What Really Keeps People Happy, According To A Harvard Study3 min read
Are earning a lot of money and attaining success the most important factors in living a good life? How does one maintain happiness and a well-rounded life on top of all the things that need to be taken care of on a daily basis?
Yes, it’s easy to get carried away with the tides of cut-throat competition and instant gratification and lose the real meaning of happiness for each of us. But as findings from the longest and most extensive research of human life conducted by The Harvard Study of Adult Development has recently concluded, true happiness lies where you least expect it.
The study, started in 1938, was focused on two groups. The Grant Study was made up of a group of all-male 268 Harvard College sophomores, and the Glueck Study was composed of a group of 456 inner-city Boston school boys. For over 75 years, these men have submitted to interviews, medical exams, brain scans, psychological tests, and questionnaires every two years, all in an effort to study their individual development.
The current director of the study, psychiatrist Robert Waldinger, shared the biggest lesson they learned from this research on his TED Talk–how relationships affect an individual’s life. He discussed it in three main points:
1. Social connections are good for us, and loneliness really kills.
The men who built close relationships with their family, friends, or community reported to have lived happier, healthier, and longer than the less socially active men in the study. These individuals maintained an active social life and close ties with friends and family even after retirement.
On the other hand, people who spent a lot of their time alone ended up being less happy, with some of them ended up being alcoholics. It was the greatest contributor in the decline of their health and brain function earlier in life, and resulted in early death.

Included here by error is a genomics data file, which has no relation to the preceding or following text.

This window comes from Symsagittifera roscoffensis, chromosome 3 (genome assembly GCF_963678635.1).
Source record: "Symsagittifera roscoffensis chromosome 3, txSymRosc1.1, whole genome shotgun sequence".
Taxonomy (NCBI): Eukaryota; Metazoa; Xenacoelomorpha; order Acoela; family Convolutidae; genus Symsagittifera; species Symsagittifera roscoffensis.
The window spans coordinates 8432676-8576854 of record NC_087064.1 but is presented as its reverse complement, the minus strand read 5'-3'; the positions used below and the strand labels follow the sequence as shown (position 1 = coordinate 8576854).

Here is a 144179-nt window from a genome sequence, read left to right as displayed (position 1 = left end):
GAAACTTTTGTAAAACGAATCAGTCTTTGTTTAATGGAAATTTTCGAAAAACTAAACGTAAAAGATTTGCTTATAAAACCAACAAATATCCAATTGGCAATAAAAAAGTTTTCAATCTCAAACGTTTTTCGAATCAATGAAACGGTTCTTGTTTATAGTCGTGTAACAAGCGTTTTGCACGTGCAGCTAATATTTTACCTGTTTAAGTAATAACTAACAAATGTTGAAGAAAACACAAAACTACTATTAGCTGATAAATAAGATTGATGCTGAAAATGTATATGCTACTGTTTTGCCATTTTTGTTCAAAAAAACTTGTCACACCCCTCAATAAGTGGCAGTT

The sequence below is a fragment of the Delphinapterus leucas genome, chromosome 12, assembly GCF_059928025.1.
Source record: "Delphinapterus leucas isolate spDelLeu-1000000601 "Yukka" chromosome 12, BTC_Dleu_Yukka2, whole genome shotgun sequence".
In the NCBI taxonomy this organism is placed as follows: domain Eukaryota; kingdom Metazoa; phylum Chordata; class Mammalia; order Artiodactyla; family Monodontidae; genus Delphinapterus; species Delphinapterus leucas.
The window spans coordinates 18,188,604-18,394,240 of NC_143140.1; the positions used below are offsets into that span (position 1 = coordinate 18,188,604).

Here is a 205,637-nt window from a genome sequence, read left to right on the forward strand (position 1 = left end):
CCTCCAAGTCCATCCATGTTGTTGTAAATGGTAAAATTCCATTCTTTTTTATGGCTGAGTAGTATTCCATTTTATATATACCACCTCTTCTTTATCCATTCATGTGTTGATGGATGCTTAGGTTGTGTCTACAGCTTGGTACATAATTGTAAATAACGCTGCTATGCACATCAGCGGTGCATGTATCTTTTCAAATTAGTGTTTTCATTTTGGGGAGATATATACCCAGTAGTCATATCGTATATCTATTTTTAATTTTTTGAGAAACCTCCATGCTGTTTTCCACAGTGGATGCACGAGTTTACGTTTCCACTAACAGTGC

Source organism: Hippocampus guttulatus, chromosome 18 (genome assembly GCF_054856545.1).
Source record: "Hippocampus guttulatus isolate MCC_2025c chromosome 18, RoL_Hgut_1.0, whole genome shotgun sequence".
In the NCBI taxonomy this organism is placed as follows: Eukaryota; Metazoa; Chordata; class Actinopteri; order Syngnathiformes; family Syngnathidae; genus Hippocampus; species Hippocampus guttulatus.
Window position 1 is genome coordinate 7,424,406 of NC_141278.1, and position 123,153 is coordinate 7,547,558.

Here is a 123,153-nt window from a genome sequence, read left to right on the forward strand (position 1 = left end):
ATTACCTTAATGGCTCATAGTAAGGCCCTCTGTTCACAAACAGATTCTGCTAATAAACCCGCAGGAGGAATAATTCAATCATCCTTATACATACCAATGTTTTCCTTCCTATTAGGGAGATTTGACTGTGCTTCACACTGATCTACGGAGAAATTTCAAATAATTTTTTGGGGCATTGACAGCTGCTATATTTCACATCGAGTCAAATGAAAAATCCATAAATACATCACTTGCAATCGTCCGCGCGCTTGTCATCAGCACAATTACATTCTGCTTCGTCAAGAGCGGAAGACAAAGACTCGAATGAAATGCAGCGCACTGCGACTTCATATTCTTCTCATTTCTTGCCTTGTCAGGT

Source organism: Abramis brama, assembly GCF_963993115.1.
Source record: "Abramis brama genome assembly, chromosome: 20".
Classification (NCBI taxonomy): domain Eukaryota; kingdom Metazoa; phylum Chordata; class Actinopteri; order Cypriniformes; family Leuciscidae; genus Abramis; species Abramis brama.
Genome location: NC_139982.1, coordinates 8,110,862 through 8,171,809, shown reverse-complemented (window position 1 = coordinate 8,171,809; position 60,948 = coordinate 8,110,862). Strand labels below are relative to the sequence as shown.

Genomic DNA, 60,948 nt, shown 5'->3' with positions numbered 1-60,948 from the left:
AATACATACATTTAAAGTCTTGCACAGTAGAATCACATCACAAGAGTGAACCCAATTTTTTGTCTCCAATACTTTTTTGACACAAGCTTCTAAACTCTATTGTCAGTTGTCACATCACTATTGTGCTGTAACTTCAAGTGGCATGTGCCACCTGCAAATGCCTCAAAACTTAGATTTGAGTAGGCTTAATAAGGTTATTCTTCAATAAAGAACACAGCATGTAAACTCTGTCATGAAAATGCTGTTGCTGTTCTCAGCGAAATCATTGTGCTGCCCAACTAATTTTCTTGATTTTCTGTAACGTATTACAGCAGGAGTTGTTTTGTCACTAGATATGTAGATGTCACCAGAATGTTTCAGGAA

This conclusion is backed by a 2005 to 2010 study conducted by Gallup World Poll, the first-ever global survey covering 60,865 people from 123 countries in search for support on Maslow’s Hierarchy of Needs. After meeting the most basic human needs such as food, clothing, and shelter, an individual’s satisfaction and sense of security comes from well-rounded interpersonal relationships. The love and respect from these types of relationships makes one more capable in facing the troubles and challenges of life.
2. It’s the quality of close relationships that matters.
Quality over quantity is important in maintaining close relationships. According to the study, stagnant marriage devoid of any affection is worse for one’s health than getting divorced. Prolonging toxic relationships and living in the midst of conflict is deterrent to one’s health.
Parental relationship also proved to be a huge factor in their development. Men who had a close relationship with their mothers earned an average income of $87,000 more a year than those who did not have strong family ties. Those who had poor relationships with their parents from childhood were more likely to develop anxiety and dementia when they got older.
3. Good relationships don’t just protect our bodies; they protect our brains.
Having someone to rely on in times of need improved the subjects’ memories. Their memories became sharper far longer and reduced the risk of mental impairment, including dementia. Subjects who feel that they really can’t count on someone experienced earlier memory decline.
While having securely attached relationships is far from perfect and takes a lot of hard work, constant companions in times of need gives a positive effect to a person’s health. Having someone around makes it easier to deal with life’s struggles.
The most happily partnered men in their eighties reported that on the days they were suffering from physical pain, they were still just as happy. On the other hand, the people who were in unhappy relationships experienced a magnified emotional pain on top of their physical pain.
At the end of the study, the people who built strong foundations in their relationships with family, friends, and community lived longer and fared the best.
Waldinger went on to discuss that the subjects also had the same thoughts as millennials when they started the research. That success, fame, high achievement, and wealth were what they needed to achieve in order to live a good and happy life, but it was proven wrong throughout the research. “Over and over, over these 75 years, our study has shown that the people who fared the best were the people who leaned in to relationships, with family, with friends, with community.”
The good life is built on good relationships. Spread the word.